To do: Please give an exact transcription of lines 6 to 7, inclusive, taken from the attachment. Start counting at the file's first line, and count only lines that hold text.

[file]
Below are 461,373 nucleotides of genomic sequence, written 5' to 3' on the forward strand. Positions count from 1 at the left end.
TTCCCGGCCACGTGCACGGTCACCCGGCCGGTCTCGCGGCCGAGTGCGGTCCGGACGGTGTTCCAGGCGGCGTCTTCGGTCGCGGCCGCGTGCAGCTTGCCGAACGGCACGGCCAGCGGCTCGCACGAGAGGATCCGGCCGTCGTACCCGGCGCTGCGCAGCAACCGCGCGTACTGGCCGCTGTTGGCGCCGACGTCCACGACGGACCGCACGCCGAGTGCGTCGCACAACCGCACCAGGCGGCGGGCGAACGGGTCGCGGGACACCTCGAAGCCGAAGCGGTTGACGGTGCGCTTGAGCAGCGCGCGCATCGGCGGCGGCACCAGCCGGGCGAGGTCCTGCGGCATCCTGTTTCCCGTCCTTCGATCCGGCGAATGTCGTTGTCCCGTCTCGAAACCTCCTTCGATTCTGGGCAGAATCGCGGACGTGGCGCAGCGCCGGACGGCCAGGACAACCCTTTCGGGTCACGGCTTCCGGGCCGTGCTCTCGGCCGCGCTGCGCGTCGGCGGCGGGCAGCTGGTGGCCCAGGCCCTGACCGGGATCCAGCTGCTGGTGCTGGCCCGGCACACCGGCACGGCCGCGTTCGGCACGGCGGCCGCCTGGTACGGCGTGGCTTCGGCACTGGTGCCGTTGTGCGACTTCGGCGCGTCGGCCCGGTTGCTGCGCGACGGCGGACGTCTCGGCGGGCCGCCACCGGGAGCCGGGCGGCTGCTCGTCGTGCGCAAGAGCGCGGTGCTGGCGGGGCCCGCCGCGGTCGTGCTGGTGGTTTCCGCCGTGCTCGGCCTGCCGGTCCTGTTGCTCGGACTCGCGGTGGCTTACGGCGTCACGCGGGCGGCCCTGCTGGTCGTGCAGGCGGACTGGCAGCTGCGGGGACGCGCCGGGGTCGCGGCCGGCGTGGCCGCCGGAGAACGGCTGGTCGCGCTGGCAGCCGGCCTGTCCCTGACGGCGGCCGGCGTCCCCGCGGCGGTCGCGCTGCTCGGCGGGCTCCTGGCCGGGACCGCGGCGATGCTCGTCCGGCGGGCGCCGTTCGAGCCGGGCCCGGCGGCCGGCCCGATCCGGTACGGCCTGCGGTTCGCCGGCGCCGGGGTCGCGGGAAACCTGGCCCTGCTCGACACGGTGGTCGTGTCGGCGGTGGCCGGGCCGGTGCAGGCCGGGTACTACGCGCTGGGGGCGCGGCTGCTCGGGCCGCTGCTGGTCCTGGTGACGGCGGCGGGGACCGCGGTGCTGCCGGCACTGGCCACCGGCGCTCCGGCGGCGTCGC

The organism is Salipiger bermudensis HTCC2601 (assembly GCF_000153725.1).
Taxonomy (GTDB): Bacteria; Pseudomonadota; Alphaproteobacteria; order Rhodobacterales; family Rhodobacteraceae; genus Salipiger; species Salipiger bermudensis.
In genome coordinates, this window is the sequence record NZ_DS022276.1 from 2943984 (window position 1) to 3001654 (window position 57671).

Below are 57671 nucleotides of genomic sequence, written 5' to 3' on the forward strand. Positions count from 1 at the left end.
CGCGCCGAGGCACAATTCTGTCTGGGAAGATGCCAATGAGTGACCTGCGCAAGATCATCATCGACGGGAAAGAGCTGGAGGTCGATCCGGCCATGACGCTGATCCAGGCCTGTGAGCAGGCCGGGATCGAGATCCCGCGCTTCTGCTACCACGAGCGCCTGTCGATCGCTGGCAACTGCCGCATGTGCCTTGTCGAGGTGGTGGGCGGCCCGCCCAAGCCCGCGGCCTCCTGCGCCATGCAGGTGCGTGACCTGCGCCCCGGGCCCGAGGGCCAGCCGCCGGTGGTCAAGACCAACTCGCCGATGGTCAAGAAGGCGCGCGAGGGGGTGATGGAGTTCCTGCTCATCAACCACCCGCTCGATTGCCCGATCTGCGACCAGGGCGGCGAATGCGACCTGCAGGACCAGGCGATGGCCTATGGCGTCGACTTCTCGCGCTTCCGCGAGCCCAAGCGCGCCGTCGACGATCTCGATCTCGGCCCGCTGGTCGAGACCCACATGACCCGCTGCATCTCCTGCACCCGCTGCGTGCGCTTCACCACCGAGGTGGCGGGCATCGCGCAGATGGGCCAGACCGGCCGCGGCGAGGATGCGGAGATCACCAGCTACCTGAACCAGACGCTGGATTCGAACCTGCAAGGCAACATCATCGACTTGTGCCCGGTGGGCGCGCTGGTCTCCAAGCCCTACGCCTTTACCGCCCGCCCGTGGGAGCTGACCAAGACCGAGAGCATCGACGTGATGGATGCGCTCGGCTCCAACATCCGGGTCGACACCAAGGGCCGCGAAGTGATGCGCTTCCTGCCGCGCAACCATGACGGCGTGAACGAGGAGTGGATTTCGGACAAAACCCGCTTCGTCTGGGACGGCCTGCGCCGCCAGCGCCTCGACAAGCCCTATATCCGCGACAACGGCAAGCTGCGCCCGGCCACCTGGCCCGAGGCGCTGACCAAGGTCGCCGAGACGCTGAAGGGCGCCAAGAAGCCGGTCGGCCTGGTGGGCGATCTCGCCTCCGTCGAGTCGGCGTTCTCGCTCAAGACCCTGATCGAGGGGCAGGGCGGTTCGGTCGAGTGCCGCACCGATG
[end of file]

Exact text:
Below are 57671 nucleotides of genomic sequence, written 5' to 3' on the forward strand. Positions count from 1 at the left end.
CGCGCCGAGGCACAATTCTGTCTGGGAAGATGCCAATGAGTGACCTGCGCAAGATCATCATCGACGGGAAAGAGCTGGAGGTCGATCCGGCCATGACGCTGATCCAGGCCTGTGAGCAGGCCGGGATCGAGATCCCGCGCTTCTGCTACCACGAGCGCCTGTCGATCGCTGGCAACTGCCGCATGTGCCTTGTCGAGGTGGTGGGCGGCCCGCCCAAGCCCGCGGCCTCCTGCGCCATGCAGGTGCGTGACCTGCGCCCCGGGCCCGAGGGCCAGCCGCCGGTGGTCAAGACCAACTCGCCGATGGTCAAGAAGGCGCGCGAGGGGGTGATGGAGTTCCTGCTCATCAACCACCCGCTCGATTGCCCGATCTGCGACCAGGGCGGCGAATGCGACCTGCAGGACCAGGCGATGGCCTATGGCGTCGACTTCTCGCGCTTCCGCGAGCCCAAGCGCGCCGTCGACGATCTCGATCTCGGCCCGCTGGTCGAGACCCACATGACCCGCTGCATCTCCTGCACCCGCTGCGTGCGCTTCACCACCGAGGTGGCGGGCATCGCGCAGATGGGCCAGACCGGCCGCGGCGAGGATGCGGAGATCACCAGCTACCTGAACCAGACGCTGGATTCGAACCTGCAAGGCAACATCATCGACTTGTGCCCGGTGGGCGCGCTGGTCTCCAAGCCCTACGCCTTTACCGCCCGCCCGTGGGAGCTGACCAAGACCGAGAGCATCGACGTGATGGATGCGCTCGGCTCCAACATCCGGGTCGACACCAAGGGCCGCGAAGTGATGCGCTTCCTGCCGCGCAACCATGACGGCGTGAACGAGGAGTGGATTTCGGACAAAACCCGCTTCGTCTGGGACGGCCTGCGCCGCCAGCGCCTCGACAAGCCCTATATCCGCGACAACGGCAAGCTGCGCCCGGCCACCTGGCCCGAGGCGCTGACCAAGGTCGCCGAGACGCTGAAGGGCGCCAAGAAGCCGGTCGGCCTGGTGGGCGATCTCGCCTCCGTCGAGTCGGCGTTCTCGCTCAAGACCCTGATCGAGGGGCAGGGCGGTTCGGTCGAGTGCCGCACCGATG